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CMA Doc: Tait Shanafelt, M.D.

June 20, 2019
Area(s) of Interest: Physician Wellness Physician Leadership 


Name:Tait Shanafelt, M.D.

City:Santa Clara

Specialty:Hematology and Oncology

Member Since:2018

 

Tait Shanafelt, M.D., is all too familiar with the burnout that physicians around the country experience. Nearly 20 years ago, after witnessing the effects of burnout on colleagues as a resident at the University of Washington, he conducted a seminal research study evaluating the relationship between physician burnout and quality of care. That study led to myriad follow-up studies and over 125 peer-reviewed publications on physician well-being. For the last two decades Shanafelt has been the national thought leader on prevention of physician burnout. It is thus fitting that in 2017 he was appointed Chief Wellness Officer at Stanford Medicine, the first academic institution in the country to establish such a role.

As a pioneer in burnout prevention and promotion of professional fulfillment, Dr. Shanafelt recognized early in his career its impact on physician performance and quality of care. His research made it clear that burnout wasn’t simply a problem for physicians; it directly impacted patients through its effect on quality of care. In 2007, Dr. Shanafelt became the founding director of the Mayo Clinic Department of Medicine Program on Physician Well-being, a clinical laboratory evaluating both individual and organizational approaches to improve physician well-being. Over the next decade, he helped lead numerous studies and system based interventions designed to improve physician well-being. 

Dr. Shanafelt’s approach is unique in its focus on addressing organizational reform. Rather than suggesting the solution to physician burnout is to improve personal resilience, his studies and interventions have focused on working with health organizations to implement institutional changes that improve efficiency in the practice environment and address problems with culture of health care organizations that contribute to the problem.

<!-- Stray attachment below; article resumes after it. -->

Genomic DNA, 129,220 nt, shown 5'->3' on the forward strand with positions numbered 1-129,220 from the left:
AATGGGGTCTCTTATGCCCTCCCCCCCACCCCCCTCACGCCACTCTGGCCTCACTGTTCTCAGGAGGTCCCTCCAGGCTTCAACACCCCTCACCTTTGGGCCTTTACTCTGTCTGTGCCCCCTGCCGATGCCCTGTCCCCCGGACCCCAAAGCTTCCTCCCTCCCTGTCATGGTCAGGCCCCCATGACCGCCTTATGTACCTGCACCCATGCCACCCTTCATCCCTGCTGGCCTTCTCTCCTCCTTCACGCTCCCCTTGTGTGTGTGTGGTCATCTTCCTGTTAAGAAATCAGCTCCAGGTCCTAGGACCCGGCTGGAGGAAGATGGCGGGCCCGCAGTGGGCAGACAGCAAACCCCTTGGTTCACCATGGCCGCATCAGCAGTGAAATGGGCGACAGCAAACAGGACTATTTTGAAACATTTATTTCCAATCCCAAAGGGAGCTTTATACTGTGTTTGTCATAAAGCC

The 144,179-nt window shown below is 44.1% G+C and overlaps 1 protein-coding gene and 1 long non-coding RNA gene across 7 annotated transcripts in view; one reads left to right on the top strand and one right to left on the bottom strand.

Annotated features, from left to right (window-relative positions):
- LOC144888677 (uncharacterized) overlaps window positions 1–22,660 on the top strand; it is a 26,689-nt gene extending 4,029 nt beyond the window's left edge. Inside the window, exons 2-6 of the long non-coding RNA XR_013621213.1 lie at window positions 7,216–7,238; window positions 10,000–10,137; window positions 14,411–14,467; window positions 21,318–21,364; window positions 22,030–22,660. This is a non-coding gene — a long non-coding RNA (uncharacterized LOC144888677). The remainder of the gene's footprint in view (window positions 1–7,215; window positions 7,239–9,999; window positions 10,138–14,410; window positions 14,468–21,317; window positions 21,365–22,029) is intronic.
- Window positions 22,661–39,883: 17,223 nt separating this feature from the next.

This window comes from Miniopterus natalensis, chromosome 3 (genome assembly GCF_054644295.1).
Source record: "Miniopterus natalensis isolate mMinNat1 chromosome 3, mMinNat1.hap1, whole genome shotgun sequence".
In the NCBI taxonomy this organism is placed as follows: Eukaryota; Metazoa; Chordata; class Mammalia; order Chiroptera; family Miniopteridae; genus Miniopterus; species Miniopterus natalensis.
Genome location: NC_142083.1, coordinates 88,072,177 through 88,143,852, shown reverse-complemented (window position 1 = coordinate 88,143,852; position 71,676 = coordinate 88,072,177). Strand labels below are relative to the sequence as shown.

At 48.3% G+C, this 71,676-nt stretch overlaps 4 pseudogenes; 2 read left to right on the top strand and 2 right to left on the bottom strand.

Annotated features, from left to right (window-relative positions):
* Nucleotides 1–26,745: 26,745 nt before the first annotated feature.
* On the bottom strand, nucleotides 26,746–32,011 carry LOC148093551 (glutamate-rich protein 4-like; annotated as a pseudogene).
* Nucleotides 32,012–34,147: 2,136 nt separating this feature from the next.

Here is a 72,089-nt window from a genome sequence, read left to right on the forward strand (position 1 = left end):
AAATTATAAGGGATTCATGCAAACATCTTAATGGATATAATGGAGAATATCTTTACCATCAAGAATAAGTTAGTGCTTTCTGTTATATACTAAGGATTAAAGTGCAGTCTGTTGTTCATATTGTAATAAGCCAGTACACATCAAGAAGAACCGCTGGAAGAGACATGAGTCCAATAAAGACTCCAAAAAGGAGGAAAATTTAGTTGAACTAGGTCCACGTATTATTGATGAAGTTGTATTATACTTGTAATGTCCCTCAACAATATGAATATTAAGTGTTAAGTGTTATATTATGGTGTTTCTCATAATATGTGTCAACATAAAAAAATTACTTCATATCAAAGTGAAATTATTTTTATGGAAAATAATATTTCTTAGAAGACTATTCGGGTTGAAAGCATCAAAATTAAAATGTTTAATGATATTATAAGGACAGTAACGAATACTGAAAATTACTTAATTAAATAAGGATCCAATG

In addition to his role at Stanford’s WellMD Center, Dr. Shanafelt aims to disseminate effective interventions and to catalyze change at organizations around the country.

Joining this effort is the California Medical Association (CMA), which recently announced it would be collaborating with Dr. Shanafelt and his colleague Mickey Trockel, M.D., to launch the most comprehensive effort in the country to increase physician wellness as a vehicle to improve the quality of care they provide patients.

 “This collaboration will implement a comprehensive approach to promote the wellness of California’s physicians,” said Dr. Shanafelt. “Given the strong links between physician distress and the care they provide patients, we believe improving physician wellness benefits not only physicians, but the patients and communities they serve.”

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